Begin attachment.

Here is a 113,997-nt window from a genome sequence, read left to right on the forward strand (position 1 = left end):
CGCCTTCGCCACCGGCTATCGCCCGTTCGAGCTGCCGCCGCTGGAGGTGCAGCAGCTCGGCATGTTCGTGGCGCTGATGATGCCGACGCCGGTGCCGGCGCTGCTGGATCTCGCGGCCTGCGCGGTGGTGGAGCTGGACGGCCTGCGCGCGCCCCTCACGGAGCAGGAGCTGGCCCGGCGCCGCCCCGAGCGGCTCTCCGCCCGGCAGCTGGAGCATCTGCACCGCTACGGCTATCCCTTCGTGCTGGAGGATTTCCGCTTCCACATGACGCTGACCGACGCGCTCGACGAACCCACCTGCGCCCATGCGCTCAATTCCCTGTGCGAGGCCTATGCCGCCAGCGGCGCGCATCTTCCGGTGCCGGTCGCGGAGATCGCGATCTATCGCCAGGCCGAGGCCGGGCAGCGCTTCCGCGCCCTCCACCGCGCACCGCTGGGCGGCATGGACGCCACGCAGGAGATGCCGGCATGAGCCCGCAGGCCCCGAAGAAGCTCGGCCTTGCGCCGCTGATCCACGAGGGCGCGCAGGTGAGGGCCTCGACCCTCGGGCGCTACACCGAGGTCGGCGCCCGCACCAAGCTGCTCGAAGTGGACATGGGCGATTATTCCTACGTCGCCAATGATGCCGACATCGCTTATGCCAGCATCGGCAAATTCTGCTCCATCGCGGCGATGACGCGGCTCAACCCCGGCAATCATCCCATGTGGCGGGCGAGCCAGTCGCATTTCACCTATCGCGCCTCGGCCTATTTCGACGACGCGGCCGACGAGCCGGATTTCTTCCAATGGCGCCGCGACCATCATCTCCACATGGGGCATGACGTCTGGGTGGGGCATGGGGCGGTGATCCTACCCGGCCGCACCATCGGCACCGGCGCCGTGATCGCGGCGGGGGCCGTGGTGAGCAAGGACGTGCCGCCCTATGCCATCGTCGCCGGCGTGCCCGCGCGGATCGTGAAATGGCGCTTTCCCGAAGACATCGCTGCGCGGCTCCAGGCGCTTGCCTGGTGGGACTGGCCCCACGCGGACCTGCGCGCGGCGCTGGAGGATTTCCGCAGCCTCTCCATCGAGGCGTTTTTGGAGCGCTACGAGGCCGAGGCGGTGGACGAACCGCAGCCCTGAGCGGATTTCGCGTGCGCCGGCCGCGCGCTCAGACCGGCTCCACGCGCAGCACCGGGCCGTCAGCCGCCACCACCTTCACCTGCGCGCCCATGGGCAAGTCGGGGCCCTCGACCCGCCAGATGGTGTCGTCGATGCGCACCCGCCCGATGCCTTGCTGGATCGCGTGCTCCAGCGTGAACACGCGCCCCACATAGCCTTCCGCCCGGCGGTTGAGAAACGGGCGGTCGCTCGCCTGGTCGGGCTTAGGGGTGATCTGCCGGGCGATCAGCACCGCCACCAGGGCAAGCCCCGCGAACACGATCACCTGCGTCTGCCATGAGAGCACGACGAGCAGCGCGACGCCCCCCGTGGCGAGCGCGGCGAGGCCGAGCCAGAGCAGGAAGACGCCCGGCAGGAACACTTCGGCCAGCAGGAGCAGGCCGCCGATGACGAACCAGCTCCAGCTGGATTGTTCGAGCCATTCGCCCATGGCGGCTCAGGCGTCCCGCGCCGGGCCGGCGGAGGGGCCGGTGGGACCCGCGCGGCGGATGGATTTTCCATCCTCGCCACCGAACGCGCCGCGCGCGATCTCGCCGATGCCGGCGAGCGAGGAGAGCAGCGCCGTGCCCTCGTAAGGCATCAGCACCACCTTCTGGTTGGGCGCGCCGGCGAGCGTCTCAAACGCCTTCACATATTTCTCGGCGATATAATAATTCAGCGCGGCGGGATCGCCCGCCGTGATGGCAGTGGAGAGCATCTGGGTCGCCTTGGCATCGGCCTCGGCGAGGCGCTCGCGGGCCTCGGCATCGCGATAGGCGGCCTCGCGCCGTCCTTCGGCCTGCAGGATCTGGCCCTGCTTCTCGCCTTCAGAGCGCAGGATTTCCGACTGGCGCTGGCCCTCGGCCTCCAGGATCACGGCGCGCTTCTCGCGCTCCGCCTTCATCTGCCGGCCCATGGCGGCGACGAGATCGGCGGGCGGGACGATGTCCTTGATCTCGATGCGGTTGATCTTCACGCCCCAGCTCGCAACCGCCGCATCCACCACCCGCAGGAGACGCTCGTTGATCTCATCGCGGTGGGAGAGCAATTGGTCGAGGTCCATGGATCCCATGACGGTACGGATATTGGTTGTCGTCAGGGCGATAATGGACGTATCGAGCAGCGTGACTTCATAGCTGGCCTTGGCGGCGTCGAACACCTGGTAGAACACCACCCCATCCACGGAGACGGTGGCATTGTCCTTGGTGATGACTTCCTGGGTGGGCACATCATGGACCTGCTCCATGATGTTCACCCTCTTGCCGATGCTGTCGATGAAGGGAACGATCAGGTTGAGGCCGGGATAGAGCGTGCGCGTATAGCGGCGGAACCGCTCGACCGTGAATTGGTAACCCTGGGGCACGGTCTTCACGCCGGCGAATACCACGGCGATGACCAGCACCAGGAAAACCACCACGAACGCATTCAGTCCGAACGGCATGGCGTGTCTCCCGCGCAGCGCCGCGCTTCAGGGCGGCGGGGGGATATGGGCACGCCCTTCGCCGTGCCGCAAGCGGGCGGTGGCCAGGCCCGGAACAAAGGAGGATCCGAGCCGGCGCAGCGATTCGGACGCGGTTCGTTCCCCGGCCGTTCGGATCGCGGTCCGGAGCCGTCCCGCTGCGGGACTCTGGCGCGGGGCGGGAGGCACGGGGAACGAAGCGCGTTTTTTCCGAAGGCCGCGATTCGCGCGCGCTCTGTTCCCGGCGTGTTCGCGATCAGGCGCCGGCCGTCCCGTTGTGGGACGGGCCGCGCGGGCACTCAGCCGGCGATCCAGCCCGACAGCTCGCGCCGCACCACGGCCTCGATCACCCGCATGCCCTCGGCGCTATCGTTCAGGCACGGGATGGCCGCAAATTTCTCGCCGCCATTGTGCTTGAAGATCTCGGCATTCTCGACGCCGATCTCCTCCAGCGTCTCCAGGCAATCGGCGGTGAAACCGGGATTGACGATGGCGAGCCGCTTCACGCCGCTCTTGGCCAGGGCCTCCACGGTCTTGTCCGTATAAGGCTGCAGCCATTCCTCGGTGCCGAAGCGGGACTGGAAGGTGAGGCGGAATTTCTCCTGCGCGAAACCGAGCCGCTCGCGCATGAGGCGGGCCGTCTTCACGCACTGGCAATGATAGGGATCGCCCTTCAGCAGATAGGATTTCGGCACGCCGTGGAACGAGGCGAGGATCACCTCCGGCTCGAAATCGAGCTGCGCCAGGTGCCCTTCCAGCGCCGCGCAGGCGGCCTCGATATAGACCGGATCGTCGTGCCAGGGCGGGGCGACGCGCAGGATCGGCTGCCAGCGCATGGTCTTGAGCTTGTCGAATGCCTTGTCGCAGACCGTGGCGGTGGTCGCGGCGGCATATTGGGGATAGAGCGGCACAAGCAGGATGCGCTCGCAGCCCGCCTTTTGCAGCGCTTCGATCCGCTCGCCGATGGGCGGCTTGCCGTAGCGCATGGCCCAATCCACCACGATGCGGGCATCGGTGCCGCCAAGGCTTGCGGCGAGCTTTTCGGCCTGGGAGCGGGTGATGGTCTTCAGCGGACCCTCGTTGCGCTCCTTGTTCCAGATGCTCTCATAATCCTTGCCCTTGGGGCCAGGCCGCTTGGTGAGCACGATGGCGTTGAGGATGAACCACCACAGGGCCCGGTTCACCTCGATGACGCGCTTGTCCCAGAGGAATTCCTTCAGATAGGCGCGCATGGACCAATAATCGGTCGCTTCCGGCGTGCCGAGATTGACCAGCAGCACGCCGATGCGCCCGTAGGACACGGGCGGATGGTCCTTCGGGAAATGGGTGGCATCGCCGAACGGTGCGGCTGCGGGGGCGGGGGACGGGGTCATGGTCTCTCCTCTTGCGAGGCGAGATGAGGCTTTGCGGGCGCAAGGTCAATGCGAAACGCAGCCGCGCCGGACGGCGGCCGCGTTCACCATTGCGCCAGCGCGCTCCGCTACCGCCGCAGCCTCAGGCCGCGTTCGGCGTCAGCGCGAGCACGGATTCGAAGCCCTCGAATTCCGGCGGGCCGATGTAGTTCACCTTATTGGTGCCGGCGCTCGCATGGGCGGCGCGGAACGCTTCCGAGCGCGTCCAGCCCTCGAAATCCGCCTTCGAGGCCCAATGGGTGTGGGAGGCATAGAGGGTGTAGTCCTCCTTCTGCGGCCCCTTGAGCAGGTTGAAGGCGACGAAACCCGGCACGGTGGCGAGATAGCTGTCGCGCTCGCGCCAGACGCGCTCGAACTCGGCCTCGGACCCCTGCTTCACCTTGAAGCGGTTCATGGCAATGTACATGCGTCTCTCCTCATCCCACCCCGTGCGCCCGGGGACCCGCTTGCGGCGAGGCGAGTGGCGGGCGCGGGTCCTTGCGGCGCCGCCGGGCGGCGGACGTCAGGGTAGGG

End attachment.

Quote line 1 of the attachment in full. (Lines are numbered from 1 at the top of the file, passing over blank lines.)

Here is a 113,997-nt window from a genome sequence, read left to right on the forward strand (position 1 = left end):